A Bailey bridge is a factory made truss bridge. It was made in small sections that could be easily moved and put together on site. It was developed by the British during World War II for military use.
A Bailey bridge did not need special tools or heavy equipment to put into place. The wood and steel bridge parts were small and light enough to be carried in trucks and lifted into place by hand. The bridges were strong enough to carry tanks. Bailey bridges continue to be used in building projects and to provide temporary crossings for people and vehicles.
It was designed by a British engineer, Donald Bailey. The British army tested different bridge designs in 1941–1942, including a suspension bridge and a stepped arch bridge. The flat truss bridge was the most successful. An early test model of the Bailey flat truss bridge is still in place over Mother Siller's Channel in Dorset. The Bailey bridge was first used by the army in Tobruk in 1942. The US Army built many of the bridges for use after the D-Day landings in France.
Parts of the bridge[change | change source]
The basic Bailey bridge is made up of three main parts, the floor, the stringers and the side panels. The floor of the bridge is made up of a number of 19-foot-wide transoms (5.8 m) that run across the bridge. Across the bottom of these, forming a square, are 10-foot-long stringers (3.0 m). The bridge's strength is provided by the panels on the sides. The panels are 10-foot-long (3.0 m), 5-foot-high (1.5 m), cross-braced rectangles. Each weighs 570 pounds (260 kg), and can be lifted by six men.
The transoms rest on the lower part of the panels, and are held together by clamps. The stringers are placed on top of the completed structural frame, and large pieces of wood are placed on top of the stringers to provide a roadbed. Ribands bolt the planking to the stringers. Later in the war, the wood was covered by steel plates, to protect it from the damage caused by tank tracks.
Each unit built in this way is a single 10-foot-long (3.0 m) section of bridge, with a 12-foot-wide (3.7 m) roadbed. After one section is complete it is pushed forward over rollers on the bridgehead, and another section built behind it. The two are then connected together with pins pounded into holes in the corners of the panels.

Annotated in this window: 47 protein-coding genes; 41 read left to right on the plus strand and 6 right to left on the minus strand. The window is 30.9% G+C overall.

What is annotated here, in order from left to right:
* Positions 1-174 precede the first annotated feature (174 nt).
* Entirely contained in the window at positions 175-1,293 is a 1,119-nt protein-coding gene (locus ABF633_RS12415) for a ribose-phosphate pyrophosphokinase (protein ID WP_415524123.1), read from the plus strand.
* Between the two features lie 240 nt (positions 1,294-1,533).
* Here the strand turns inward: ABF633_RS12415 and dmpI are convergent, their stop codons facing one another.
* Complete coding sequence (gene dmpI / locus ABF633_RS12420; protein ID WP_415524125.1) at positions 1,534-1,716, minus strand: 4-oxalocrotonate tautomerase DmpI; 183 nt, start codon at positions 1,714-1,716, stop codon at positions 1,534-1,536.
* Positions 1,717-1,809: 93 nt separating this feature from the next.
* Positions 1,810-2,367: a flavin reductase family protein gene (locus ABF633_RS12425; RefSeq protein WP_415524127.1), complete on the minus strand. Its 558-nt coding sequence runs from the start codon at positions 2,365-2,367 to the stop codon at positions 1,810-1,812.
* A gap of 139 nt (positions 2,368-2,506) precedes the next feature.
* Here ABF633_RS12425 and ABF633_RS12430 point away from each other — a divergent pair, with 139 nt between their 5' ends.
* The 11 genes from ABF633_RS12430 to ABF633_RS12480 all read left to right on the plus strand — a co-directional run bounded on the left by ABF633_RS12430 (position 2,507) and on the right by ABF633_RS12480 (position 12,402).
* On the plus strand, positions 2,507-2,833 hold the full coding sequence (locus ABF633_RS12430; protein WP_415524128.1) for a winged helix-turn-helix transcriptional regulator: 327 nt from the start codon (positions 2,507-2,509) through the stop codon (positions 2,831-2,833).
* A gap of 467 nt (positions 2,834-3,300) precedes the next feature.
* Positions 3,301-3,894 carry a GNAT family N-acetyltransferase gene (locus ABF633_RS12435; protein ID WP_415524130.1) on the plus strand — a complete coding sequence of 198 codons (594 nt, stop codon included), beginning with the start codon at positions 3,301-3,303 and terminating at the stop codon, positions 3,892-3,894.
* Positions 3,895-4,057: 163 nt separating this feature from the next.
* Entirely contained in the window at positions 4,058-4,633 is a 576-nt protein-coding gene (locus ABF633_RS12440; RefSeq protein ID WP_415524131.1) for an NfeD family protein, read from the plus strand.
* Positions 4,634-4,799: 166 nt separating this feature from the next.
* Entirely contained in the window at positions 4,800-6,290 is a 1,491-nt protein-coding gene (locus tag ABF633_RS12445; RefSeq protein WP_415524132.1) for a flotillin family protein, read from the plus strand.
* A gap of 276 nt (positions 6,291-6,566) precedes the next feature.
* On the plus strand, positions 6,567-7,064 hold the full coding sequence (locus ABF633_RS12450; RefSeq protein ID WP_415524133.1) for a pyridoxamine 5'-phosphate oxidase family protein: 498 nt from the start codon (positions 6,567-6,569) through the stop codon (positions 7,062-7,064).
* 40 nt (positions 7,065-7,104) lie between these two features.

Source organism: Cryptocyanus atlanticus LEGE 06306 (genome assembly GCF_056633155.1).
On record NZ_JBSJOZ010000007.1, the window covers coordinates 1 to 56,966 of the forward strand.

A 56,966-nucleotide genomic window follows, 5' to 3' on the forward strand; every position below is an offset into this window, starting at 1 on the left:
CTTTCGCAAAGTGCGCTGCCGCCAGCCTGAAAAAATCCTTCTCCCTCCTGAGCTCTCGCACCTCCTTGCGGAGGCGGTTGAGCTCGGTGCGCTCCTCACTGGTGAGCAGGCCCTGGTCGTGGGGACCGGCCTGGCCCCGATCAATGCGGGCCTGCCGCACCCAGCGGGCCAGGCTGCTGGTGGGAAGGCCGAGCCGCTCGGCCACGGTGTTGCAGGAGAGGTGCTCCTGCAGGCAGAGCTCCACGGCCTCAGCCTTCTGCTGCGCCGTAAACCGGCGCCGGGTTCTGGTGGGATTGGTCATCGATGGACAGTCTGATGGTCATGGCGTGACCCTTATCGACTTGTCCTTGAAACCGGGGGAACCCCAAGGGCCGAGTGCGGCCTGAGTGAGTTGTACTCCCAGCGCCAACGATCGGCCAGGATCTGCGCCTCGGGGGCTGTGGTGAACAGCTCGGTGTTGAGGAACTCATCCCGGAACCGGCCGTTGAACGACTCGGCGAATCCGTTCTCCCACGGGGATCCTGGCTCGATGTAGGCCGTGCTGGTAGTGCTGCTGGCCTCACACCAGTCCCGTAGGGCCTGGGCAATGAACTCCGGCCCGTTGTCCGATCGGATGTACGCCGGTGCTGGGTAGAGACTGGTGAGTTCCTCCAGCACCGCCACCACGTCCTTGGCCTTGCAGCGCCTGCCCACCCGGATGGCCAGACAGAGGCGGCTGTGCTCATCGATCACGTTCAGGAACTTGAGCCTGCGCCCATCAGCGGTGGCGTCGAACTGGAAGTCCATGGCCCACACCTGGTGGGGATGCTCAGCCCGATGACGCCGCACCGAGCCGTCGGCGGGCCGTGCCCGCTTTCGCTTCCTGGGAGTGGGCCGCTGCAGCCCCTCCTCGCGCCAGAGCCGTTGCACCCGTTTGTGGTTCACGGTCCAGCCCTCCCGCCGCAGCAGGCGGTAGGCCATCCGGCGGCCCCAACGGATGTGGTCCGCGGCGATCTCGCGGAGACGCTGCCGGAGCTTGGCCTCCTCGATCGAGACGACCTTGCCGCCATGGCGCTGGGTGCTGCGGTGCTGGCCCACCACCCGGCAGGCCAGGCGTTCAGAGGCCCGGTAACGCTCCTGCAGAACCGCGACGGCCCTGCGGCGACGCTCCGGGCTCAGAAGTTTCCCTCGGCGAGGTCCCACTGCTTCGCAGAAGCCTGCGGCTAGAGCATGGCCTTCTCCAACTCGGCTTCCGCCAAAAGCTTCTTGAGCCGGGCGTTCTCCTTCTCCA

Modern Bailey bridges[change | change source]
Bailey bridges are in regular use throughout the world. Some examples include:
- The longest Bailey bridge was built in October 1975. This 788 metres (2,585 ft), two–lane bridge crossed the Derwent River at Hobart, Australia. It was opened around a year after the Tasman Bridge disaster destroyed the only river crossing, dividing the city in two. The Bailey bridge was in use until the Tasman Bridge was re-opened on 8 October 1977.
- A Bailey bridge between the Suru River and Dras River in Ladakh, India is the highest bridge in the world at an altitude of 5,602 meters (18,379 ft) above sea level. It was built in 1982 by the Indian Army.
- In the mid-1950s Lime Rock Park, an auto racing track in Lakeville, Connecticut, bought a Bailey bridge left over from WWII. The bridge meant vehicles could enter the center of the track while races were taking place. The bridge has been in continuous use since. It was moved to new, raised supports in the spring of 2008. This may be the only WWII Bailey bridge in regular daily public service in the U.S.
- An footbridge being built at Jawaharlal Nehru Stadium, one of the main venues for 2010 Commonwealth Games collapsed on September 21, 2010, a few weeks before the opening ceremony, injuring 27 people. The Indian Army built a Bailey bridge to replace it in four days, at a fraction of the cost.
Other uses[change | change source]
References[change | change source]
- "Stanpit Marsh and Nature Reserve". Hengistbury Head. Archived from the original on 2016-03-25. Retrieved 2011-09-11.
- "Launching the Bailey Bridge from Tactical and Technical Trends, No. 35, October 7, 1943". lonesentry.com. Retrieved 2011-09-11.
- mabbo (2009-05-08). "Incredible India: Bailey bridge - World's highest bridge". Incredblindia.blogspot.com. Retrieved 2011-09-11.
Other websites[change | change source]
|Wikimedia Commons has media related to Bailey bridge.|
- "Push Over Bridges...", October 1944, Popular Science detailed article about the WW2 Baily Bridge
- Homepage about Bailey bridges (many photos, information, links, ...) Archived 2011-10-03 at the Wayback Machine
- Bailey Bridges in New Zealand
- Animated build of a modern Mabey Compact 200 Bridge (similar to the original Bailey Bridge)